About The Kaʻū Calendar

Ka`u, Hawai`i, United States
A locally owned and run community newspaper (www.kaucalendar.com) distributed in print to all Ka`u District residents of Ocean View, Na`alehu, Pahala, Hawai`i Volcanoes National Park, Volcano Village and Miloli`i on the Big Island of Hawai`i. This blog is where you can catch up on what's happening daily with our news briefs. This blog is provided by The Ka`u Calendar Newspaper (kaucalendar.com), Pahala Plantation Cottages (pahalaplantationcottages.com), Local Productions, Inc. and the Edmund C. Olson Trust.

Saturday, October 16, 2021

Ka‘ū News Briefs, Saturday, Oct. 16, 2021

Jefferson Chang, a Hawai'i grown Phd in geophysics, works at USGS Hawaiian Volcano Observatory
and wrote this week's Volcano Watch. Photo from Hawai'i Business Magazine.
See https://www.hawaiibusiness.com/sizing-up-earthquakes/

WHY NO TSUNAMI? VOLCANO WATCH EXPLAINS THIS AND MORE ON THE M6.2 earthquake that hit below the ocean floor off Kaʻū last Sunday, Oct. 10 at 11:49 a.m. It also reminds people to take precautions for earthquakes, as International Shake Out Day is Thursday, Oct. 21 with much education on 
making spaces more safe and where to shelter during a quake.
    This Volcano Watch is written by Hawai'i grown USGS Hawaiian Volcano Observatory geophysicist Jefferson Chang, whose career is profiled in a Hawai'i Business Magazine article last year. See https://www.hawaiibusiness.com/sizing-up-earthquakes/. Here is Volcano Watch:
    Last Sunday's quake originated just south of the Island of Hawai‘i. The large earthquake, caused by bending of the oceanic plate, serves as a stark reminder that the State of Hawai'i is no stranger to potentially damaging earthquakes.
    From Niʻihau to Kīlauea, all Hawai'i residents live on landscapes shaped by volcanoes. Each Hawaiian volcano starts on the floor of the Pacific Ocean. Over time—and with countless eruptions—lava accumulates as the volcano grows above sea level, eventually creating the islands we now call home. Beyond the inhabited islands are numerous other volcanic piles weighing down on the ocean bottom. To the southeast is Kamaʻehuakanaloa (formerly Lōʻihi Seamount), a young submarine volcano that has yet to come up for air. Stretching far to the northwest, beyond Niʻihau to Mokupāpapa (Kure Atoll), are mostly eroded volcanoes that make up the Papahānaumokuākea Marine National Monument.

Color photo of a child taking cover under a desk during an earthquake drill
It is important to be aware of surroundings and have a plan in case of an emergency. “Drop, Cover, and Hold On” reduces the risk of personal injury during most earthquake situations. Drop to the ground to lessen the chances of falling over during intense ground shaking. Find cover under a sturdy shelter for protection from falling objects. Hold on to the shelter to prevent it from shaking away during the earthquake.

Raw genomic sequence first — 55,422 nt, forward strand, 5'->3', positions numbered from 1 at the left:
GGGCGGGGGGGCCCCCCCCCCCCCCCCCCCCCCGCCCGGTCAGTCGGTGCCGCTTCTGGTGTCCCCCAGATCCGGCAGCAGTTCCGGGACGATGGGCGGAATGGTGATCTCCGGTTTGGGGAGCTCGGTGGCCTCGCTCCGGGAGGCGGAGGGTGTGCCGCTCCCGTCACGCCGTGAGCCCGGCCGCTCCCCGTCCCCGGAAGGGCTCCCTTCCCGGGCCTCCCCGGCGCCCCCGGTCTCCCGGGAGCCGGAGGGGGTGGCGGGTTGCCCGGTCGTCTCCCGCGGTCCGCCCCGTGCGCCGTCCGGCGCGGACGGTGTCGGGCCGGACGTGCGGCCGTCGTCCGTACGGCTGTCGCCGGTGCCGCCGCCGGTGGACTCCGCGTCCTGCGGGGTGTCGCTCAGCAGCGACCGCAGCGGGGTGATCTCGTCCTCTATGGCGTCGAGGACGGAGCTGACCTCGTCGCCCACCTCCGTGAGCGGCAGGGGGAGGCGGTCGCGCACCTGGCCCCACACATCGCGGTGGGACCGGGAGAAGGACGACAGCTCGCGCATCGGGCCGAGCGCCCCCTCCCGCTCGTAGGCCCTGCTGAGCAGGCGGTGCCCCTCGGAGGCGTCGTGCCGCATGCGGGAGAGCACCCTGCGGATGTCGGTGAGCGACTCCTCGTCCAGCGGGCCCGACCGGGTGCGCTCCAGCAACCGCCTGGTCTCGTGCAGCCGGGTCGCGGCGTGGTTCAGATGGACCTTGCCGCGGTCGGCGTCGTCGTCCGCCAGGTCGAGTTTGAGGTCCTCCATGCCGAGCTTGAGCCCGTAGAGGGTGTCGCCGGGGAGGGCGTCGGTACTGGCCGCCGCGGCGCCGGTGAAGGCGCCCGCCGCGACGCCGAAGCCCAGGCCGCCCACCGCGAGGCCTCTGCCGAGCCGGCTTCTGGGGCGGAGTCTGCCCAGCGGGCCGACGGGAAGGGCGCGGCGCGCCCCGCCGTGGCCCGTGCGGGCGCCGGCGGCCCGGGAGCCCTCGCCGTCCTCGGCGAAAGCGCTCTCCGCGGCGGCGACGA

USGS photo by N. Bennington
 

    To give a perspective of the immense mass sitting on the Pacific plate, the tallest of these volcanoes, Mauna Kea, is nearly a mile taller than Mount Everest from the base to the summit. The distance from Mokupāpapa to Kamaʻehuakanaloa, is about 2,500 km (1,600 miles). With the addition of the Emperor Seamounts, which stretch even farther to the northwest, that length increases to 6,200 km (3,900 miles). That is a lot of lava, stacked far and tall.
    Although infrequent, the broad and rigid oceanic plate bends and buckles under the immense weight of these islands. Earthquakes of this type can be compared to the creaks you might hear when walking on an old wooden lanai. The floor is merely reacting to the load placed upon it.
    These types of earthquakes are typically deep and do not generate tsunamis. The water column needs to
be displaced by a fault breaching the seafloor, not just shaken by an earthquake, for a tsunami to occur.
    Some of the impacts from earthquakes, like the recent magnitude-6.2, can be minimized when we prepare in advance.
    There are countless small actions we can do, long before another earthquake strikes, to protect ourselves, our ‘ohana, and our property. Make a plan and build a supply kit that can be used in case of an emergency. Fastening heavy objects like a bookcase or television to the wall will lessen the chances of them tipping over. Having sturdy latches on cupboards will help stop dishes from flying across the kitchen. These are just a couple of the small things we can do to prepare. Check out https://www.shakeout.org/hawaii to find out what else can be done. The USGS Hawaiian Volcano Observatory, along with thousands of residents across the State, participate yearly in The Great Hawaiʻi ShakeOut to raise awareness for earthquake preparedness.
    International ShakeOut Day is the third Thursday of every October. The Thursday date also determines the time when we practice what to do during an earthquake. This year, on 10/21 at 10:21 a.m., we invite you to Drop, Cover, and Hold On with us.